Deeper legal action against journalist Jacques Pauw could lead to President Jacob Zuma's tax affairs becoming exposed to the public.
JOHANNESBURG - President Jacob Zuma starts 2018 as a weaker leader and his role has become ceremonial following damning judgements delivered by the courts in December, said political analyst Lukhona Mnguni.
"He&39;s certainly much more weaker as the president of the country. I mean if you look at the two judgments effectively confirming that he cannot act in his capacity as a president and fulfill constitutional prescribed duties of appointing director of public prosecution and also appoint judiciary commission to the matter of state capture as prescribed by the public protector that the chief justice must select and that president is just a ceremonial role just make sure that he confirms the appointment," he said.
Zuma was slapped with a number of damning court judgments last year.
One of these said Zuma was "conflicted" and could not appoint the director of public prosecutions after Shaun Abrahams&39;s appointment was set aside by the courts.
He has indicated that he would appeal the court&39;s decision.
Another judgment dealt with the review of the Public Protector&39;s state capture report.
In her report, then Public Protector Thuli Madonsela had recommended that Chief Justice Mogoeng Mogieng appoint a retired judge to oversee the state capture inquiry.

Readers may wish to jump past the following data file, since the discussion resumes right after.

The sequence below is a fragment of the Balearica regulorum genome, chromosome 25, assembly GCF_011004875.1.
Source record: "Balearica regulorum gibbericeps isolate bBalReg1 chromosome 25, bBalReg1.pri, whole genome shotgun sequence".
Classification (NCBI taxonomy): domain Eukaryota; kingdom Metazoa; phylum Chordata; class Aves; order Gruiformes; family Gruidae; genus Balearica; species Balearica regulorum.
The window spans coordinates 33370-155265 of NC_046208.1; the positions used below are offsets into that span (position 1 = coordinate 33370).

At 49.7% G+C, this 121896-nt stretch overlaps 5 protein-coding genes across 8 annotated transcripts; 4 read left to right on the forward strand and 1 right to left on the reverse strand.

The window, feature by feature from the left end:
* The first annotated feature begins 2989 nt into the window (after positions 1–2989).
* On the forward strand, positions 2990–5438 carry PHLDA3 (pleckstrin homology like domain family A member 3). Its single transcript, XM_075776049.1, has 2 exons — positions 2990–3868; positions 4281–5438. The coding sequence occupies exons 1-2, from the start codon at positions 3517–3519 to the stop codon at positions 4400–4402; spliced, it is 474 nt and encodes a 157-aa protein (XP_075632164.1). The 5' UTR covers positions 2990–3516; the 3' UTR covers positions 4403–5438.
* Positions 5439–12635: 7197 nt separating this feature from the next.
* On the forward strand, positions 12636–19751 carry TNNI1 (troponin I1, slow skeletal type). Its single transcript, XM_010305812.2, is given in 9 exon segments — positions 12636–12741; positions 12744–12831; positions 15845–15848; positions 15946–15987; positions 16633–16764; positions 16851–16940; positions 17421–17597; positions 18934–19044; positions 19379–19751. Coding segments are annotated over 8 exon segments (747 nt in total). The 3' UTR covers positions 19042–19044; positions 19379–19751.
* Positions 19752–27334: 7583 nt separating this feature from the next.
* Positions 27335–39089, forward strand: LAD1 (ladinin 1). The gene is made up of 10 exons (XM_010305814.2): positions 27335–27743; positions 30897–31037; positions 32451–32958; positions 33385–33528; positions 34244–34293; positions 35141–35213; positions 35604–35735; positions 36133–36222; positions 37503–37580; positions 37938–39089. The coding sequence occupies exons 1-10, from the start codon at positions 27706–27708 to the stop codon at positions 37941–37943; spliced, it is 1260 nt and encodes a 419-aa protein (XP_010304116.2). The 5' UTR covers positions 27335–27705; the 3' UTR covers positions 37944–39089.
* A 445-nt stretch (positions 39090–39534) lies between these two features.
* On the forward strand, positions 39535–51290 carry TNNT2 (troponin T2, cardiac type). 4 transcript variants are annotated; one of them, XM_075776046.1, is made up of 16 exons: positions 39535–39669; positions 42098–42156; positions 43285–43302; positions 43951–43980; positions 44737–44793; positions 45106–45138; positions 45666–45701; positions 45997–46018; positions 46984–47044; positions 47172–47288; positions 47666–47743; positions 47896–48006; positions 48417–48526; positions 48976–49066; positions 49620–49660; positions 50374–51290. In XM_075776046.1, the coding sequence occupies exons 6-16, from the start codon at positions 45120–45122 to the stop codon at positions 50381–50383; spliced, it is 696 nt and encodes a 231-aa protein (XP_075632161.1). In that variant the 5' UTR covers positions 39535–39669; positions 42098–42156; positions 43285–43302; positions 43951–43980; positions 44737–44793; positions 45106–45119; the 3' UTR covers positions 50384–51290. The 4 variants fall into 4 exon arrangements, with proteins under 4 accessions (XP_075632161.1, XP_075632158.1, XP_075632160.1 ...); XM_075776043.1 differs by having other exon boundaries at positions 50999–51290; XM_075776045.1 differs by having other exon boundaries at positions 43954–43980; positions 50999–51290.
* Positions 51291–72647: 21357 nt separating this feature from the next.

The courts agreed with Madonsela.
Mnguni said Zuma has no choice but to abide by the court&39;s ruling.
"He has no choice in terms of who is selected to heard that commission. We now have the president of the country who is legally being cordoned off from certain duties that he has as president.
"He is being disallowed to act. There is no greater motion of no confidence than that because the ones on parliament failed. I think legally, the president has been given a serious motion of no confidence and that he is not fit and proper to act and that he is too conflicted.
"His charges might be reinstated. This could be a big year if that eventually happens after almost 10 years of running circles around legal processes to avoid standing down," he said.